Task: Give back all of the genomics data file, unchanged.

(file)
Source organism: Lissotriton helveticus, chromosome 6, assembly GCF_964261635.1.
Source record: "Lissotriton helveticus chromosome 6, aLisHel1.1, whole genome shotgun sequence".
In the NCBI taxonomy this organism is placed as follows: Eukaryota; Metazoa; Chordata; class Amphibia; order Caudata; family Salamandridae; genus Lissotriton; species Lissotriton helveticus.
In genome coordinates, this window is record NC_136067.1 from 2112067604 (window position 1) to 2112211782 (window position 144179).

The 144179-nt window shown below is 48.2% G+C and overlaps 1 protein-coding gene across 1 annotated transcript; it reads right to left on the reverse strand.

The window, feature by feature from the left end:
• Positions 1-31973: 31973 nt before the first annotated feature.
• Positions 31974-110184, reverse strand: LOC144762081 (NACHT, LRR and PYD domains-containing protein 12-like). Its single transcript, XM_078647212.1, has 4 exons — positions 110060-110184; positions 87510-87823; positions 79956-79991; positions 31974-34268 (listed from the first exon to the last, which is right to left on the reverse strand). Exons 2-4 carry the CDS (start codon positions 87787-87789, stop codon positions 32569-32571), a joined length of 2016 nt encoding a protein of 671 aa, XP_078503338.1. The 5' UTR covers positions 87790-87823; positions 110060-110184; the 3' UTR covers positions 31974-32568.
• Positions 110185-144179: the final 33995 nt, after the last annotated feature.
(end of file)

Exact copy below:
Source organism: Lissotriton helveticus, chromosome 6, assembly GCF_964261635.1.
Source record: "Lissotriton helveticus chromosome 6, aLisHel1.1, whole genome shotgun sequence".
In the NCBI taxonomy this organism is placed as follows: Eukaryota; Metazoa; Chordata; class Amphibia; order Caudata; family Salamandridae; genus Lissotriton; species Lissotriton helveticus.
In genome coordinates, this window is record NC_136067.1 from 2112067604 (window position 1) to 2112211782 (window position 144179).

The 144179-nt window shown below is 48.2% G+C and overlaps 1 protein-coding gene across 1 annotated transcript; it reads right to left on the reverse strand.

The window, feature by feature from the left end:
• Positions 1-31973: 31973 nt before the first annotated feature.
• Positions 31974-110184, reverse strand: LOC144762081 (NACHT, LRR and PYD domains-containing protein 12-like). Its single transcript, XM_078647212.1, has 4 exons — positions 110060-110184; positions 87510-87823; positions 79956-79991; positions 31974-34268 (listed from the first exon to the last, which is right to left on the reverse strand). Exons 2-4 carry the CDS (start codon positions 87787-87789, stop codon positions 32569-32571), a joined length of 2016 nt encoding a protein of 671 aa, XP_078503338.1. The 5' UTR covers positions 87790-87823; positions 110060-110184; the 3' UTR covers positions 31974-32568.
• Positions 110185-144179: the final 33995 nt, after the last annotated feature.